Sigma AF 15-30mm f/3.5-4.5 EX DG - Review / Lab Test Report - Analysis
Lens Reviews -
Canon EOS (APS-C)
Page 2 of 2
Typical for many ultra wide-angle lenses the Sigma AF 15-30mm EX suffers from very heavy
barrel distortion at the wide end of the zoom range. The situation eases continuously
towards the 30mm where the lens is almost free of distortion.
The chart above has a real-world size of about 120x80cm.
Many ultra-wide lenses suffer from vignetting at large aperture settings
and the Sigma AF 15-30mm f/3.5-4.5 EX is no exception despite enjoying
the sweet spot advantage on APS-DSLRs.
At 15mm f/3.5 the vignetting exceeds 1EV so it's a good idea to stop
down a little. The issue is already quite negligible from f/5.6 and
up. This is also true for 20mm and 30mm where the issue is much less
pronounced even at the max. aperture setting.
The lens produced a very even performance accross the focal length and
aperture range with very-good to excellent results.
The difference between center and border performance is most pronounced
at 15mm (no surprise) but in absolute terms the borders are already
very good here. The center performance is best at 15mm but still
impressive at 20mm and 30mm.
Thanks to the APS-C crop there's only a marginal gain in technical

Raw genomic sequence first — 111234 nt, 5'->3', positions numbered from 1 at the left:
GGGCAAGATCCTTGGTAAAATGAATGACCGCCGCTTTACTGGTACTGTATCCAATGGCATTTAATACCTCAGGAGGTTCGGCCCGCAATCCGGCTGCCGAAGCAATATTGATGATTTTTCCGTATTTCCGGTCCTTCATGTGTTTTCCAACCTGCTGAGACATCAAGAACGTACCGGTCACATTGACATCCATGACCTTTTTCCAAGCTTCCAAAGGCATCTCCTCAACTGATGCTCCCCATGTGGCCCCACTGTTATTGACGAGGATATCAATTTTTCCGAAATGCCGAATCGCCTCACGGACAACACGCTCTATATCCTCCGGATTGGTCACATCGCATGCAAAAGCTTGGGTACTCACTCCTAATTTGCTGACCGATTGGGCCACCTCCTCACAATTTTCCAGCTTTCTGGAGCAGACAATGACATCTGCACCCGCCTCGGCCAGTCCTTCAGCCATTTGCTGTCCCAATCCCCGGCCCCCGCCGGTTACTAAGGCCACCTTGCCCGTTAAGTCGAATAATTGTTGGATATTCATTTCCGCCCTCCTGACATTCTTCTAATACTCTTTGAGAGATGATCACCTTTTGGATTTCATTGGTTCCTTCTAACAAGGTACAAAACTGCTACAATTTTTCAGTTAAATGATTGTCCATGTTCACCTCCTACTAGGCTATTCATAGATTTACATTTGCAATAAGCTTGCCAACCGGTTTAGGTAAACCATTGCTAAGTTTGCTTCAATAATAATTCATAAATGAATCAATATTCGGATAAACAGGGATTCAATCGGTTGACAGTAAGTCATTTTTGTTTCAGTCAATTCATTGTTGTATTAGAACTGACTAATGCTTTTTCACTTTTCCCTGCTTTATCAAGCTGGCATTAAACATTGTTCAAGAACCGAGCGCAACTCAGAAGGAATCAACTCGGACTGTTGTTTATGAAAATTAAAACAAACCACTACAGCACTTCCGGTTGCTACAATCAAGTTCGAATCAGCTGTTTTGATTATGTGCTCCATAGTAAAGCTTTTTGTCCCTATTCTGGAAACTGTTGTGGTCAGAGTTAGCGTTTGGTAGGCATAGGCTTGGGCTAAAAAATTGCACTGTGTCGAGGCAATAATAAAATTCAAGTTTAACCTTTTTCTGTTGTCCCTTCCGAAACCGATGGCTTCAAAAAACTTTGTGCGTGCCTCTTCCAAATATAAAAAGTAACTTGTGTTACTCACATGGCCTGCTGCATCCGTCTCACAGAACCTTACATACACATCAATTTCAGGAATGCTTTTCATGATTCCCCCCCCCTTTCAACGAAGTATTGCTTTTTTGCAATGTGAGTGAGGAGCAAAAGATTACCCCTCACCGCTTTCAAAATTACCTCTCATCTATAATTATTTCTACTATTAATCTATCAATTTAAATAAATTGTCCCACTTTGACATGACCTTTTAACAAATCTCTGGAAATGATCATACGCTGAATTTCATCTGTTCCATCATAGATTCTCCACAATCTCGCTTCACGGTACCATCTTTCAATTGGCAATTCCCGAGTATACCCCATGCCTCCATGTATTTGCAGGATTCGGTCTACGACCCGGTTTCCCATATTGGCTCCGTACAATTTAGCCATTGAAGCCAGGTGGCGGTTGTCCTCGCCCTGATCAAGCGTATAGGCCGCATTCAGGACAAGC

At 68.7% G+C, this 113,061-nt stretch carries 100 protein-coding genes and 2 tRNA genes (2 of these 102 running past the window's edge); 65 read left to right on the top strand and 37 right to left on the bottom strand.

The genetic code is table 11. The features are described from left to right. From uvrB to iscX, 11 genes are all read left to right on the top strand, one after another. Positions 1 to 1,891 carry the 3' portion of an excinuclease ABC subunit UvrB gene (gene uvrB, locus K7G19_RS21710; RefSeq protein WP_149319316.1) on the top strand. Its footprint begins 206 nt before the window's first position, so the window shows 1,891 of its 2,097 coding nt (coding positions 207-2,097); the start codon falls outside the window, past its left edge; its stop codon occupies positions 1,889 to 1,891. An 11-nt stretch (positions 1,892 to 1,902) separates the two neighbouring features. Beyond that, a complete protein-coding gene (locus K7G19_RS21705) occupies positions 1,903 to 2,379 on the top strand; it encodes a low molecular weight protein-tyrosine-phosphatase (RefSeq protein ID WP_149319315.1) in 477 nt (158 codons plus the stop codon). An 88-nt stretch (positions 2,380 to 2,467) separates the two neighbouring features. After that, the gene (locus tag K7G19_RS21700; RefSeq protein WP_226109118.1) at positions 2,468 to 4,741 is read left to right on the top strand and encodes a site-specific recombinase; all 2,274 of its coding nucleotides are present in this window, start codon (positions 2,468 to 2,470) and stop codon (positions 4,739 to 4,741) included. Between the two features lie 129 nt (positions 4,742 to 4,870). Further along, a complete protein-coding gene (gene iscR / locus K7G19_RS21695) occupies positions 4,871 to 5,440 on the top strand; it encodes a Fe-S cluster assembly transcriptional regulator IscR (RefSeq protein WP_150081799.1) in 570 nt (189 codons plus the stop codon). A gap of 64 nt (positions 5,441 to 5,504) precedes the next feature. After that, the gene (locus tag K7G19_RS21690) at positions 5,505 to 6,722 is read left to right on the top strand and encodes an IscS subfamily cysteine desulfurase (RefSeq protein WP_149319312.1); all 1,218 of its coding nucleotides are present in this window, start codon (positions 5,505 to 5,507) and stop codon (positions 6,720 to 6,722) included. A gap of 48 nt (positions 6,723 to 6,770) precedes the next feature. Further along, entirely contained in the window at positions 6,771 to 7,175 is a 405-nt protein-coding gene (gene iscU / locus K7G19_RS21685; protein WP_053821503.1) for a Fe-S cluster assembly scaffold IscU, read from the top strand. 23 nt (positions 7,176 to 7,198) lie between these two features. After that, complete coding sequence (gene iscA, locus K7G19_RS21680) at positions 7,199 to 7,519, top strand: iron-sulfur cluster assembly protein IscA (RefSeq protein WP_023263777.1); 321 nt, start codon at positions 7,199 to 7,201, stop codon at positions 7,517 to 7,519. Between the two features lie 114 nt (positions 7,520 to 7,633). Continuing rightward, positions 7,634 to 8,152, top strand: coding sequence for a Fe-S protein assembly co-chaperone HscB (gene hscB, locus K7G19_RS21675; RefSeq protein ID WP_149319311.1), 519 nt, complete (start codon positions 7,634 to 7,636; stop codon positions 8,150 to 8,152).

quality when stopping down.
Below is a simplified summary of the formal findings. The chart shows line widths
per picture height (LW/PH) which can be taken as a measure for sharpness.
If you want to know more about the MTF50 figures you may check out the corresponding
Chromatic Aberrations (CAs)
Chromatic aberrations (color shadows at harsh contrast transitions) are very pronounced
with this lens but not much worse than the rest of the gang (in this lens class).
As usual for an ultra wide lens the problem is most pronounced towards the wide end
of the zoom range where the average CA pixel width varies around 1.5 pixels on the average
at the image borders.
The Sigma AF 15-30mm f/3.5-4.5 EX DG proved to be a worthy representative within the ultra-wide
arena. It very sharp throughout the range without any more weakness in terms of resolution.
On the downside there're moderately strong barrel distortions at 15mm and visible lateral CAs
(color shadows at the image borders).
The build quality is very nice but it is a little unfortunate that Sigma chose to implement
a noisy micro motor with an imperfect AF/MF switch rather than a HSM drive. The huge protruding
front element may provide some design advantages but leaving the vulnerable front element
unprotected feels a little uneasy. So at the end of the day it isn't a
perfect lens but still a highly interesting option specifically regarding sharpness.